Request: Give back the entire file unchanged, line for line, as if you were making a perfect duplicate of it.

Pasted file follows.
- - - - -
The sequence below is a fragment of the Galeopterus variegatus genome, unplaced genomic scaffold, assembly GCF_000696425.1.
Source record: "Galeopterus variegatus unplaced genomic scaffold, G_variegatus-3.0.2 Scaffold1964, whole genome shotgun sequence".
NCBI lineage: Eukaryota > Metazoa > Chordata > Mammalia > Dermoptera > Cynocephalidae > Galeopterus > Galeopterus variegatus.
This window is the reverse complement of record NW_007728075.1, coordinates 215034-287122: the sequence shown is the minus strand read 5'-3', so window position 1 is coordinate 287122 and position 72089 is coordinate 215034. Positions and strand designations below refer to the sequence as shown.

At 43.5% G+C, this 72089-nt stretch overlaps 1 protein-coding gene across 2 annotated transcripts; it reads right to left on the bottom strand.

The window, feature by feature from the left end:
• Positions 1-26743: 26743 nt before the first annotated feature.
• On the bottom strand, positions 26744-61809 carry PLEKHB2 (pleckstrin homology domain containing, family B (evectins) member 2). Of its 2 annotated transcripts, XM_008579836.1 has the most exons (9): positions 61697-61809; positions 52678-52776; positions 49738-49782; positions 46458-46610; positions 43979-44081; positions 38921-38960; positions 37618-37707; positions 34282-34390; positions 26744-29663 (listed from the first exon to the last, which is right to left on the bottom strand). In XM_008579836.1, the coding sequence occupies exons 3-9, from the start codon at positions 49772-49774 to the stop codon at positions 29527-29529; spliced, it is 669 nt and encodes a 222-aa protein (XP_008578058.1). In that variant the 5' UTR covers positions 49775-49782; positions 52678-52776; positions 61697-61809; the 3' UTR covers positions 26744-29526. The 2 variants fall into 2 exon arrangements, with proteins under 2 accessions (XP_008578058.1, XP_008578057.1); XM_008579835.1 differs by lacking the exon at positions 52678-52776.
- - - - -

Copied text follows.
The sequence below is a fragment of the Galeopterus variegatus genome, unplaced genomic scaffold, assembly GCF_000696425.1.
Source record: "Galeopterus variegatus unplaced genomic scaffold, G_variegatus-3.0.2 Scaffold1964, whole genome shotgun sequence".
NCBI lineage: Eukaryota > Metazoa > Chordata > Mammalia > Dermoptera > Cynocephalidae > Galeopterus > Galeopterus variegatus.
This window is the reverse complement of record NW_007728075.1, coordinates 215034-287122: the sequence shown is the minus strand read 5'-3', so window position 1 is coordinate 287122 and position 72089 is coordinate 215034. Positions and strand designations below refer to the sequence as shown.

At 43.5% G+C, this 72089-nt stretch overlaps 1 protein-coding gene across 2 annotated transcripts; it reads right to left on the bottom strand.

The window, feature by feature from the left end:
• Positions 1-26743: 26743 nt before the first annotated feature.
• On the bottom strand, positions 26744-61809 carry PLEKHB2 (pleckstrin homology domain containing, family B (evectins) member 2). Of its 2 annotated transcripts, XM_008579836.1 has the most exons (9): positions 61697-61809; positions 52678-52776; positions 49738-49782; positions 46458-46610; positions 43979-44081; positions 38921-38960; positions 37618-37707; positions 34282-34390; positions 26744-29663 (listed from the first exon to the last, which is right to left on the bottom strand). In XM_008579836.1, the coding sequence occupies exons 3-9, from the start codon at positions 49772-49774 to the stop codon at positions 29527-29529; spliced, it is 669 nt and encodes a 222-aa protein (XP_008578058.1). In that variant the 5' UTR covers positions 49775-49782; positions 52678-52776; positions 61697-61809; the 3' UTR covers positions 26744-29526. The 2 variants fall into 2 exon arrangements, with proteins under 2 accessions (XP_008578058.1, XP_008578057.1); XM_008579835.1 differs by lacking the exon at positions 52678-52776.